What is Family Medical Leave Act (FMLA) and why do people use it?

The Family Medical Leave Act, also known as FMLA, is a United States labor law requiring covered employers to provide employees with job-protected, unpaid leave for qualified medical and family reasons. There are six reasons for people to use FMLA and they are as follows:

Parental Leave after the Birth of a Child

The birth of a child qualifies for FMLA leave. A mother may use FMLA time off for prenatal care or continuing care once the child is born while the father may use the leave for the same reason or to provide care for his potentially incapacitated spouse due to the pregnancy/childbirth.

Depending on the employer’s approval, parents may choose to spread their 12-week leave out over the course of a year by taking a few weeks at a time or by reducing their normal work hours in a given week, known as “intermittent parental leave”. However, when both parents are employed with the same company, only one parent may qualify for pregnancy or child-birth-related leave.

Pregnancy Leave

Sometimes the pregnancy itself may qualify for FMLA as a serious health condition, especially when a doctor places the employee on bed rest during any point within a pregnancy. Employees who request pregnancy-related leave may be required to verify the condition.

Adoption or Foster Care

The placement of a child for adoption or foster care is a qualifying reason under the FMLA. Employees may take up to a 12-week leave up to one year after a child is placed through adoption or foster care with an employee.

Adoption leave may also occur before the actual placement or adoption of a child if an employee’s absence from work is required before the placement of the child — such as to attend counseling sessions, appear in court, or travel to another country to complete the adoption. The source of the adopted child is typically not a factor in determining whether the adoption qualifies for FMLA.

Medical Leave to Care for a Family Member with a Serious Health Condition

Employees may request leave to care for a family member with a serious health condition. Under current FMLA regulations, only spouses, children, or parents are considered family members. An employee’s in-laws or grandparents, for example, are not included.

Moreover, for purposes of FMLA, ordinary illnesses such as the common cold, flu, earaches, upset stomachs, and headaches do not qualify for FMLA – although some common illnesses that a doctor deems serious due to a prolonged illness, for example, may qualify for FMLA under certain circumstances.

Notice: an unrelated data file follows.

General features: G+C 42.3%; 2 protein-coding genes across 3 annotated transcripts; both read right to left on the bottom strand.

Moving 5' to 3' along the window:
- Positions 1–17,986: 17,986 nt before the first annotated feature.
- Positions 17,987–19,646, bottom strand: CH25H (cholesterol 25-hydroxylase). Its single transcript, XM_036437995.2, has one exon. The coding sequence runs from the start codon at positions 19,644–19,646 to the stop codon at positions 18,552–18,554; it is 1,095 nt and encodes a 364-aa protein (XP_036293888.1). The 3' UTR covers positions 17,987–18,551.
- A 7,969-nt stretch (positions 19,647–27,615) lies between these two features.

Medical Leave for Your Own Serious Health Condition

Often an employee’s own health condition may qualify for FMLA. For example, employees who are unable to perform their essential job duties because of a serious illness or chronic health condition may request leave to treat the condition or receive prolonged care while under a doctor’s supervision.

Furthermore, FMLA regulations require a “period of incapacity” of more than three consecutive calendar days. If an employee’s condition requires two or more visits to a health care provider for the same condition, those visits must occur within 30 days of the first day the employee became incapacitated.

Finally, under FMLA regulations, the treatment of a chronic health condition must occur at least twice in any calendar year, and employees may also be required to show medical certification of their illness.

Military Family Member Leave

Care of a family member who was injured while on active duty in the military may qualify for FMLA. Employees may also request to handle certain matters arising out of a family member’s deployment during FMLA leave.

Once you have determined that you qualify for FMLA based on any of the above-listed reasons, you must also have general FMLA eligibility before the leave is actually approved. This may include having worked for your employer for at least 12-months and submitting FMLA notice requirements.

Because reasons for taking time off from work under the FMLA vary, it is important to check whether your reason for leave request fits within the type of allowable events within your employer’s policies — or risk getting denied. Now that you are aware of the reasons people use FMLA and the requirements, keep this in mind in case a situation arises where you may need to use it. 

Source: “Reasons That Qualify For FMLA Leave” by FindLaw

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